When you think about giving someone a gift, I’d bet most of you don’t entertain the idea of gifting a person. It seems a rather archaic bestowal, one reserved for a plantation owner increasing his human workforce, or a recently deceased pharaoh to accompany him into the world to come, except when you consider who is bestowing the gift. My English husband, Sir Sackier, considers himself—if the fates cooperate—the future royalty of reclaimed land (that would be America). Therefore, granting a human endowment would not make him pause, believing the token curious, or even illegal.
Nonetheless, one of the nicest things he ever did for me happened on the day we’d moved into our newly built house on top of this mountain, a damp, misty December morning. Both my folks had come to help unpack boxes and direct a crew of moving men. Shortly after the moving crew left, I moved to the kitchen, burying myself in a box of newspaper wrapped crockery. Suddenly, I thought I’d heard somebody shout. I pulled my head out of the four foot deep box, hoping someone had finally discovered my favorite white platter that had gone missing two moves ago.
Sir Sackier hollered from outside, and my mom rushed into the kitchen, all a twitter, saying I’d better high tail it out to where he was. I expected the worst. Surely the man had fallen into an undiscovered well, or maybe he’d come upon a prickle of porcupines, a gang of angry elk or a cackle of hyenas. My mind whirled with all the unusual suspects when it came to the sceptred isle native.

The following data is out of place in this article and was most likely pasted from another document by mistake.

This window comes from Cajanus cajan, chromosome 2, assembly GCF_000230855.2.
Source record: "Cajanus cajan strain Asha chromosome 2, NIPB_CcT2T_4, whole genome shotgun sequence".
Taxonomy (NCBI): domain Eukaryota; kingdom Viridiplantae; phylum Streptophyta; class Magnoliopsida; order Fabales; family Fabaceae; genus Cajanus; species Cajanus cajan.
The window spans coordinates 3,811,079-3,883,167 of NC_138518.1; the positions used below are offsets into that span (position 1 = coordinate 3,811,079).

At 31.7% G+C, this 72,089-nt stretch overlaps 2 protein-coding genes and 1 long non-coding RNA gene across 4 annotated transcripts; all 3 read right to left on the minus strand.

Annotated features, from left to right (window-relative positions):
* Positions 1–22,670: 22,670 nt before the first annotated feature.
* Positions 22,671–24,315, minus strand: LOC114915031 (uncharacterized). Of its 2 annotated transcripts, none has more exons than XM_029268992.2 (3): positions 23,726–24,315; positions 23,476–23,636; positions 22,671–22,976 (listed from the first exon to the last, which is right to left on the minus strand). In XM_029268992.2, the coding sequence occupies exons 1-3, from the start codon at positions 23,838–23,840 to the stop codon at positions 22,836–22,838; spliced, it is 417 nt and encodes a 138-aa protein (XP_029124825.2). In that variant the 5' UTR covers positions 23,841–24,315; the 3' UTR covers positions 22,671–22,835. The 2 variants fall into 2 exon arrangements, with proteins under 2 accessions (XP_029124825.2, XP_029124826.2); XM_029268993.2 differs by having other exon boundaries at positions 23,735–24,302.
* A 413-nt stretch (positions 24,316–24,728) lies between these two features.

I stepped onto the deck off the kitchen. Sir Sackier stood there with a ridiculous grin spread across his face. He looked like he was eight and had found his first frog.
“Do you hear something?” he asked, cocking an ear toward the mountains.
I leaned forward and scanned the horizon. What should I be listening for? The scream of a bobcat? The cry of an eagle? The sound of a bullfrog being squished behind his back?
“No,” I said, and then stopped. Because just then I did. I heard the magical sound my heart had suctioned itself to, years earlier when I first went to Scotland.
I looked out into the mid-day gloom, across the tree-covered slopes of the mountains, wondering how in the world I’d gotten so lucky as to pick a plot of land that was within earshot of a practicing piper. And then I saw him coming up our driveway.
Wheezing up our driveway.
Our driveway, which is one mile long and one thousand feet straight up.